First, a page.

Shortly after the State Legislature last month reduced the number of petition signatures needed to qualify for the election ballot, attorney Peter A. Reese decided to run for county executive.
He began collecting signatures for an expected Democratic primary against incumbent Mark C. Poloncarz, and as a longtime party activist, felt as knowledgeable as anyone about the sometimes tricky process. In addition, the reduction of valid signatures needed from 2,000 to 1,500, he believed, only bolstered his chances when Gov. Andrew M. Cuomo signed the bill on Feb. 20.
But the Legislature and governor performed a partial about face, he said, when they reinstated the 2,000 signature threshold for voters in New York City, plus Nassau and Erie counties in a second bill that took effect Monday.
Now Reese and several others running for various offices are challenging the new rules in court, contending they are aimed at them by making it more difficult to qualify for the ballot. He also maintains the state has essentially changed the rules in the middle of the game.
“[The law] has the effect of raising the signature requirements for Erie County residents during the petitioning process, only seven days before the first day to file designating petitions,” he says in his lawsuit. “Candidates … have had the goalposts moved in the fourth quarter of the game just as the two-minute warning has been called.”
Elections officials, however, disagree with Reese's interpretation of the law. Erie County Republican Elections Commissioner Ralph M. Mohr said Friday that the second law that Reese is challenging does not change the reduction in necessary signatures resulting from the first law.
"We maintain that nothing has changed," Mohr said, adding that Reese or any other candidate for county executive must now submit 1,500 valid signatures, not 2,000.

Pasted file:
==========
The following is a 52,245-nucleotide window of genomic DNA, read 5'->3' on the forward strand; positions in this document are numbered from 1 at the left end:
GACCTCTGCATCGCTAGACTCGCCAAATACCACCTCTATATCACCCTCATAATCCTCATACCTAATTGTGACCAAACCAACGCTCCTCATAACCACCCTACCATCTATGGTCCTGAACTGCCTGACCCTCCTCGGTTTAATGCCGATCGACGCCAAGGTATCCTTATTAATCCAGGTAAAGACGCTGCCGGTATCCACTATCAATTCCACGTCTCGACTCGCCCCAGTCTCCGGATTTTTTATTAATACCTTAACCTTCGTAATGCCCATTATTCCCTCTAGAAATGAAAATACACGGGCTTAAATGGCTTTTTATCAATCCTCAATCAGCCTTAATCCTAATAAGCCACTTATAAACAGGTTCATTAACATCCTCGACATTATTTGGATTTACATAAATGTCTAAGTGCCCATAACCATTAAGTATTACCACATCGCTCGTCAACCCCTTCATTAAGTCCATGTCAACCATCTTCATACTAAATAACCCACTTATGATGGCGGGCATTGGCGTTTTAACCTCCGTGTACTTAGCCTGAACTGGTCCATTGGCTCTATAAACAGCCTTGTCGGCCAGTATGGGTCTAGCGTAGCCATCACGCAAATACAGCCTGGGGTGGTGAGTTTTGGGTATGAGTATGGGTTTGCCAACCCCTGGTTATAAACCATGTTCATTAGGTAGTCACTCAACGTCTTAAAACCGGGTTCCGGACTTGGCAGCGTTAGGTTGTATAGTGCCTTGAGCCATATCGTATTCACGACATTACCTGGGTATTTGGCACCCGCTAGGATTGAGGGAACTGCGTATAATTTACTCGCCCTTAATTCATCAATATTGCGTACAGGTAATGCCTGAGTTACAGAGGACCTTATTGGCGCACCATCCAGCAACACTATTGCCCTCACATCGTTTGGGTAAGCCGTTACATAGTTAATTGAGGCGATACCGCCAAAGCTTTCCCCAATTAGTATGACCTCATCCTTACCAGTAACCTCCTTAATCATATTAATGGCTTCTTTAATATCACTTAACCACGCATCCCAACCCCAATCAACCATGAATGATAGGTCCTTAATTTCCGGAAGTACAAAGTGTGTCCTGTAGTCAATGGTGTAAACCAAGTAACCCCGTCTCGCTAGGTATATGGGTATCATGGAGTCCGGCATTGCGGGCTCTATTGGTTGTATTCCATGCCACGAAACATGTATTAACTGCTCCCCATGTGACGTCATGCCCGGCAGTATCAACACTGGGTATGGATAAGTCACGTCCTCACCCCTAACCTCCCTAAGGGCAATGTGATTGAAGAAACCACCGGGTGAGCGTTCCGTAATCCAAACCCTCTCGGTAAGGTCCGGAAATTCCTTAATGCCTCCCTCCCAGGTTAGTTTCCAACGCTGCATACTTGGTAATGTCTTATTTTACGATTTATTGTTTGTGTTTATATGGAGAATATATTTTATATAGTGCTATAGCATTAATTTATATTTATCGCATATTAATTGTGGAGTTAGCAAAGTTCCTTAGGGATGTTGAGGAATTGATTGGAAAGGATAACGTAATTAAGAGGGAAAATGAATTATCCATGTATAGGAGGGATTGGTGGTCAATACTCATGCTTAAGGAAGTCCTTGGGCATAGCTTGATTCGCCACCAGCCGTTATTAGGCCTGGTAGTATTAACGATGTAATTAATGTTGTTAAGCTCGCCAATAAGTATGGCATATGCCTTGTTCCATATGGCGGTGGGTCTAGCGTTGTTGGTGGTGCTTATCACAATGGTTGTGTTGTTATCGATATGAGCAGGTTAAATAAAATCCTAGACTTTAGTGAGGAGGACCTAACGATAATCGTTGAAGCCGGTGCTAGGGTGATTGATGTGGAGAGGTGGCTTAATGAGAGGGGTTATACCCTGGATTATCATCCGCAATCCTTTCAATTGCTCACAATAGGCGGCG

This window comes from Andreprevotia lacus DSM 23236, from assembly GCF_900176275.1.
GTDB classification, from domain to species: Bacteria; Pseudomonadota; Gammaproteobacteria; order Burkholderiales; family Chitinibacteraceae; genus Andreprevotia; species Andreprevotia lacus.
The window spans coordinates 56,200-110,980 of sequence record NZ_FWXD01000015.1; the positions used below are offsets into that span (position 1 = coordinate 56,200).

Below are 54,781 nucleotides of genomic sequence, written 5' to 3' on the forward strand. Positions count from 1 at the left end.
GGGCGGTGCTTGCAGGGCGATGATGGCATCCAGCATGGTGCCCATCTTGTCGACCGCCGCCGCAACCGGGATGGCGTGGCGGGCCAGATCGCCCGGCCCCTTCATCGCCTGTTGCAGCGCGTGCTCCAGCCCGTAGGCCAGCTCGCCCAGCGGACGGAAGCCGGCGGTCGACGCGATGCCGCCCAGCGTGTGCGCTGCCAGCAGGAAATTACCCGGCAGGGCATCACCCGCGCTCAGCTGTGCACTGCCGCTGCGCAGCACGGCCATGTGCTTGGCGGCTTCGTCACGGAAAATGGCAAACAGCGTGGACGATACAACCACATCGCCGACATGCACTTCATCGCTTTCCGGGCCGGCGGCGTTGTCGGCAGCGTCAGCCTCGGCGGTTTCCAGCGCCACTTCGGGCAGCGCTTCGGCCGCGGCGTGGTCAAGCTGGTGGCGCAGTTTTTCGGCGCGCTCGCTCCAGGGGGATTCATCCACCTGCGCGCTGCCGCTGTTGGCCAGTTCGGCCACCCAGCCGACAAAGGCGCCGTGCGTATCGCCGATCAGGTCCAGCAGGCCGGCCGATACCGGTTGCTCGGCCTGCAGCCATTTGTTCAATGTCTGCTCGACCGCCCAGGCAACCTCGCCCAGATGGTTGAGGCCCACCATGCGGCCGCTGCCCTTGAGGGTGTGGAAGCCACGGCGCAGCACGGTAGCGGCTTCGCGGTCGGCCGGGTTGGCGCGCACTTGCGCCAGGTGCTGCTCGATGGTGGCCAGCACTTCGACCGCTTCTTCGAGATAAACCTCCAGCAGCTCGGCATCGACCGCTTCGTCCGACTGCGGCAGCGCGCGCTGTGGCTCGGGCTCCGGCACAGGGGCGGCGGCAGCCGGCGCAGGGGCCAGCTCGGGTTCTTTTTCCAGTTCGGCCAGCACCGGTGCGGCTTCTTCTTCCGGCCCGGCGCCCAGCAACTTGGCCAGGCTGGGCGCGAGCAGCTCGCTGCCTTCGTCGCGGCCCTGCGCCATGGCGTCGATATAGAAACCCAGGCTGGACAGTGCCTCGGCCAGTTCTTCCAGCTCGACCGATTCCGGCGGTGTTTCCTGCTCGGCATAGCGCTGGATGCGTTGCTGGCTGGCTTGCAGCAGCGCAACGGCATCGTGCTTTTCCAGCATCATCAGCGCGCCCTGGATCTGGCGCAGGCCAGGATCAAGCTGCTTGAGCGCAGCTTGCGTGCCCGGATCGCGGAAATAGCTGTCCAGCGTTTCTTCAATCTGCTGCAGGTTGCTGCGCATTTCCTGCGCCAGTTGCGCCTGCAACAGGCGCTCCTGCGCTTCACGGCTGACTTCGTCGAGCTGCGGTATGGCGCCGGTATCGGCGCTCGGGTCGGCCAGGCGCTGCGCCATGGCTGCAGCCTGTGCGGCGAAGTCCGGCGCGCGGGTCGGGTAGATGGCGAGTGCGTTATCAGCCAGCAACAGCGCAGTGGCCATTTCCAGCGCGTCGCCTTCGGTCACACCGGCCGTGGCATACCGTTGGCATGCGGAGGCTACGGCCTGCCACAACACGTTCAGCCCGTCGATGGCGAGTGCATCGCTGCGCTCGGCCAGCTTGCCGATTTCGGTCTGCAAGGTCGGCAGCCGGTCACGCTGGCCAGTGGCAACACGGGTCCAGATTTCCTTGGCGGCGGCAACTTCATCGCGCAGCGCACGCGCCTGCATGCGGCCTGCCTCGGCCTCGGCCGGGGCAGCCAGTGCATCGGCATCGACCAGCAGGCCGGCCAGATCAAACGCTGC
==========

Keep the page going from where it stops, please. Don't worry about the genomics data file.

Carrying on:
He also said signatures for other offices also now require the lower number recently passed by the Legislature.
Dave Thompson, a spokesman for Assemblyman Sean M. Ryan, D-Buffalo, said checks with the Assembly Ways and Means Committee as well as Assembly lawyers also indicate the lower number of required signatures remains in effect.
Reese maintains his suit will settle any questions surrounding the laws. And in court papers he submitted in Niagara County, Reese cites the opposition of several legislators raising similar concerns. State Sen. Michael H. Ranzenhofer, R-Clarence, for example, said the new bill reinstating the higher signature requirement for select counties “doesn’t pass the smell test.”
“To pass a bill which is punitive, discriminatory and unfair just doesn’t make any sense,” Ranzenhofer said on the Senate floor on March 12.
Reese’s court papers also focus on party leaders like Erie County Democratic Chairman Jeremy J. Zellner and state Chairman Jay Jacobs. In a Buffalo News story announcing the challenge to Poloncarz, Zellner said Reese “represents the very worst of what Democrats were in the county" before they changed the way "this party does business." Jacobs is Nassau County Democratic chairman and a “crony of the governor,” Reese claims in his lawsuit.
The Reese case, which also includes arguments submitted by several candidates for the judicial nominating convention as well as County Legislature and other posts, is slated to be heard in Niagara County on April 4.
The number of required signatures was originally reduced this year in recognition of the compressed schedule after the state moved up its primaries from September to June.